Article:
Tadeusz Żenczykowski

From Wikipedia, the free encyclopedia

Tadeusz Żenczykowski
Born(1907-01-02)2 January 1907
Warsaw, Warsaw Governorate, Congress Poland, Russian Empire
Died30 March 1997(1997-03-30) (aged 90)
London, England, United Kingdom
Allegiance Poland
Service/branch Home Army
Commands heldBureau of Information and Propaganda
Battles/warsSiege of Warsaw (1939), Warsaw Uprising
Other workAuthor and deputy chief of Polish section of Radio Free Europe

Tadeusz Żenczykowski, pseudonym Kania, Kowalik and Zawadzki (2 January 1907 – 30 March 1997) was a Polish lawyer, political activist and soldier in the Armia Krajowa (Home Army) during World War II, taking part in the Warsaw Uprising of 1944. Immediately after the war, he was a member of the anti-communist conspiracy[clarification needed] in Poland. In 1945, he emigrated and became a journalist and deputy chief of the Polish Section of Radio Free Europe, historian and publicist.

Early life[edit]

General Antoni Chruściel (pseudonym "Monter") (center) and officers of the Bureau of Information and Propaganda of the headquarters of Armia Krajowa, in the yard of the main post office in Plac Powstańców Warszawy (then Plac Napoleona) during the Warsaw Uprising. From left to right: Zygmunt Ziółek (pseudonym "Sawa"), Jan Rzepecki ("Wolski"). obscured by Lech Sadowski ("Wasyl") in the left foreground, General Chruściel, Żenczykowski and three others to the right.

In 1922, Tadeusz Żenczykowski became a member of the Riflemen's Association. He was one of leaders of Związek Polskiej Młodzieży Demokratycznej (Association of Polish Democratic Youth). From 1938, he was a member of the Polish parliament (Sejm) as a member of the parliamentary group Camp of National Unity (OZN).

Military career[edit]

In September 1939, Żenczykowski took part in the defence of Warsaw. After escaping from German captivity, he became an organiser and president of the conspiracy organisation Związek Odbudowy Rzeczypospolitej (ZOR) (Union for the Reconstruction of the Commonwealth). Beginning 1940, he worked for the Bureau of Information and Propaganda of the Headquarters of Armia Krajowa (Home Army). He was chief of the Action "N" (anti-German subversive propaganda), while from 1943 he headed the Action "Antyk" (anti-Soviet propaganda), as well as of "Rój" - preparation of insurgent propaganda. He took part in the Warsaw Uprising as chief of propaganda of Armia Krajowa. After the failure of the uprising, he was captured by the Germans.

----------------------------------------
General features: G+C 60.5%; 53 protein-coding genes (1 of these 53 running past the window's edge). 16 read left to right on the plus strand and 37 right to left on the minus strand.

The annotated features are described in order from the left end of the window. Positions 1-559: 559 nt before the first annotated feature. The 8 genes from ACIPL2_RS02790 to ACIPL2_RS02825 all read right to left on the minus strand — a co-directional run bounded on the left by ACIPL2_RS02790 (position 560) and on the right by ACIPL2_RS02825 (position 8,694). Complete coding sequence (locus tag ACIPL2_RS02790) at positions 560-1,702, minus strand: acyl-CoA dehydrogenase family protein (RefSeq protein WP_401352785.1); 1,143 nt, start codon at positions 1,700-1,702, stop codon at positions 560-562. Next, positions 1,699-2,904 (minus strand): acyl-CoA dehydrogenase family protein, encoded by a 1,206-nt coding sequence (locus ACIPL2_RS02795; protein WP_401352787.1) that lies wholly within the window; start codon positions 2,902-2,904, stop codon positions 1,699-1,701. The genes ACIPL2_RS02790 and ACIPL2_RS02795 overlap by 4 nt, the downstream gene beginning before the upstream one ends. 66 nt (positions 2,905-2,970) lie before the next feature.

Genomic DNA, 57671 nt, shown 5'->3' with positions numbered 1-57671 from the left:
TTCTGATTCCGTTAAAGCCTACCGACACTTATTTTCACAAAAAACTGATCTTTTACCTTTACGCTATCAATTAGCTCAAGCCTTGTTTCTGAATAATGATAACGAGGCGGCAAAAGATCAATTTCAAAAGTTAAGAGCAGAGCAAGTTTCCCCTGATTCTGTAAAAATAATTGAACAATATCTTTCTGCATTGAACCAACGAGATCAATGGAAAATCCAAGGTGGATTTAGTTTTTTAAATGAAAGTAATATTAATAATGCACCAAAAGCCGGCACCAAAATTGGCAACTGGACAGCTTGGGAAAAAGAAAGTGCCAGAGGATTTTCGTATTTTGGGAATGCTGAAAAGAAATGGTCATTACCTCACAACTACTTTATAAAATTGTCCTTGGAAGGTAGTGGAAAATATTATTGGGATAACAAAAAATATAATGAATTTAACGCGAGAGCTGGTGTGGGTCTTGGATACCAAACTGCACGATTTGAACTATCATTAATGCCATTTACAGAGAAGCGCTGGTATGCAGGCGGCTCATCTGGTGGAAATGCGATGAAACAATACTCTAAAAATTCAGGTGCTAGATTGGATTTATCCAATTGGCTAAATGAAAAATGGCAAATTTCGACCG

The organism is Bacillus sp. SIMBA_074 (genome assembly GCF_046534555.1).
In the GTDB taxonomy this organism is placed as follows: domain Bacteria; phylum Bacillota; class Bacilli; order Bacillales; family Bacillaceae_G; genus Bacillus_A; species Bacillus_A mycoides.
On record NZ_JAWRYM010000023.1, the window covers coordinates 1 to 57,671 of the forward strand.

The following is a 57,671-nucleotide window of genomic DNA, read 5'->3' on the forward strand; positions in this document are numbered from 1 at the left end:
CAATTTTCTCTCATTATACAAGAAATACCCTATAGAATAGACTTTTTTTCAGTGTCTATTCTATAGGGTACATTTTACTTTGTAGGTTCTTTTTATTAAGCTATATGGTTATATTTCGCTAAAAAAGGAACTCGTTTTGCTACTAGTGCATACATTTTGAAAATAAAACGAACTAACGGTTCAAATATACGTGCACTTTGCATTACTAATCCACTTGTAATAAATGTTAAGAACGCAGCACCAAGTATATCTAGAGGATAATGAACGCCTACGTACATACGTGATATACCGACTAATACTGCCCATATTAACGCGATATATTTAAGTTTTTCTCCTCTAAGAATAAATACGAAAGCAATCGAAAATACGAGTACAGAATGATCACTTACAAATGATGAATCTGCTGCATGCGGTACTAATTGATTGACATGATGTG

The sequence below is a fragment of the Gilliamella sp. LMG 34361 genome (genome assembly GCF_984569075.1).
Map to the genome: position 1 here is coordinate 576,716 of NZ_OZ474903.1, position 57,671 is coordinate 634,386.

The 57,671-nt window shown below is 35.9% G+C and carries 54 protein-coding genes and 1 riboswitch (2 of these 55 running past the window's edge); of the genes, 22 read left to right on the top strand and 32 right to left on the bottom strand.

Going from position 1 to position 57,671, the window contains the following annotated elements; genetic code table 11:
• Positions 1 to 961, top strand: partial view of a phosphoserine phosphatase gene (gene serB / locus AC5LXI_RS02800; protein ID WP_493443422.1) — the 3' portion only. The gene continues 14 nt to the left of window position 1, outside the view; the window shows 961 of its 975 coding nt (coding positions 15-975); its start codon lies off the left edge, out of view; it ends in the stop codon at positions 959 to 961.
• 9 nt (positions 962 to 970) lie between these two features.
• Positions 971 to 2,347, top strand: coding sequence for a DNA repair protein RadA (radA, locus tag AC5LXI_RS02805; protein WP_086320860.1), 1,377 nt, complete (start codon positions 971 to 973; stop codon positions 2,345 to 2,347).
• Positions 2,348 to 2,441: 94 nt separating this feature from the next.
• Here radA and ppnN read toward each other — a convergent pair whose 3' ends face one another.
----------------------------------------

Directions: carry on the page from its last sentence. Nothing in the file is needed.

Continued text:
After 1945[edit]

After his liberation, Żenczykowski became editor of a conspiracy[clarification needed] anti-communist periodical Głos Wolności (Voice of Freedom) in Poland under communist rule. In November 1945, he left Poland and remained active in politics and publicity. During 1954–1975, he was editor, then deputy chief of the Polish Section of Radio Free Europe. He was a member of the Council of Trustees of the Polska Fundacja Kulturalna (Polish Cultural Fund) in London. For many years, he was contributor to the Dziennik Polski i Dziennik Żołnierza (Polish Daily and Soldier's Daily) newspaper in London. Żenczykowski was the author of many historical works, including two volumes of his historical study on the initial period of communist-ruled Poland in 1944/1945, entitled Polska Lubelska 1944 (The Lublin Poland of 1944) and Dramatyczny rok 1945 (The Dramatic Year 1945). He was decorated with the Order of the White Eagle. in 1996, as well as the order Virtuti Militari.

He was a controversial figure because of his activities. Stanisław Mackiewicz in his journalism called him ''ozone Goebbels''.[1]


  • Generał Grot u kresu walki (General "Grot" at the end of his fight), Wydawnictwo Polonia, Londyn, 1983
  • Polska lubelska 1944 (The Lublin Poland of 1944), Editions Spotkania, Warszawa 1990;
  • Samotny bój Warszawy. Pisma historyczne (The Lonely Fight of Warsaw. Historical Writings), Wydawnictwo LTW, 2005 r., ISBN 83-88736-69-8;
  • Dramatyczny rok 1945 (The Dramatic Year 1945), Wydawnictwo LTW, 2005 r., ISBN 83-88736-74-4;
  • Edward Raczyński, Tadeusz Żenczykowski Od Genewy do Jałty. Rozmowy radiowe (From Geneva to Yalta. Radio Talks), Towarzystwo Naukowe Katolickiego Uniwersytetu Lubelskiego, 1991 r., ISBN 83-85291-19-9;

See also[edit]


  1. ^ Sławomir Cenckiewicz: Pomiędzy kompromisem a zdradą. Stanisława Mackiewicza powroty do Polski, w: Śladami bezpieki i partii, s. 247.